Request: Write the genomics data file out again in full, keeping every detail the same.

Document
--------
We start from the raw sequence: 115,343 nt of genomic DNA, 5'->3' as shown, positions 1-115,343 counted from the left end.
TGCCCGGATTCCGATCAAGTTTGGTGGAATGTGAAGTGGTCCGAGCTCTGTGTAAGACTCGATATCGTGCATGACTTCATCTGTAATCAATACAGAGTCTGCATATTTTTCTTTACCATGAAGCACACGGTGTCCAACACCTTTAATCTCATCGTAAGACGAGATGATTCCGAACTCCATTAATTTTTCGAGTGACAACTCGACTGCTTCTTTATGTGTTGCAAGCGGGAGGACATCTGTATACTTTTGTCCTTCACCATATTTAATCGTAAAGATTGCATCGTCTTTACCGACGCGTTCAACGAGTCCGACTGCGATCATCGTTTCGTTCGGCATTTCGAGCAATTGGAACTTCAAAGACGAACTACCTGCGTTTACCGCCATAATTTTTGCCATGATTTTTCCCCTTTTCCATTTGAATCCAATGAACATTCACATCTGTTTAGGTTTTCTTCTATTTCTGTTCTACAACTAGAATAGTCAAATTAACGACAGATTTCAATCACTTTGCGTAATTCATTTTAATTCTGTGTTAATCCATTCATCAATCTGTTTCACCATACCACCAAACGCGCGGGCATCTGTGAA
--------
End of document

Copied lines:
We start from the raw sequence: 115,343 nt of genomic DNA, 5'->3' as shown, positions 1-115,343 counted from the left end.
TGCCCGGATTCCGATCAAGTTTGGTGGAATGTGAAGTGGTCCGAGCTCTGTGTAAGACTCGATATCGTGCATGACTTCATCTGTAATCAATACAGAGTCTGCATATTTTTCTTTACCATGAAGCACACGGTGTCCAACACCTTTAATCTCATCGTAAGACGAGATGATTCCGAACTCCATTAATTTTTCGAGTGACAACTCGACTGCTTCTTTATGTGTTGCAAGCGGGAGGACATCTGTATACTTTTGTCCTTCACCATATTTAATCGTAAAGATTGCATCGTCTTTACCGACGCGTTCAACGAGTCCGACTGCGATCATCGTTTCGTTCGGCATTTCGAGCAATTGGAACTTCAAAGACGAACTACCTGCGTTTACCGCCATAATTTTTGCCATGATTTTTCCCCTTTTCCATTTGAATCCAATGAACATTCACATCTGTTTAGGTTTTCTTCTATTTCTGTTCTACAACTAGAATAGTCAAATTAACGACAGATTTCAATCACTTTGCGTAATTCATTTTAATTCTGTGTTAATCCATTCATCAATCTGTTTCACCATACCACCAAACGCGCGGGCATCTGTGAA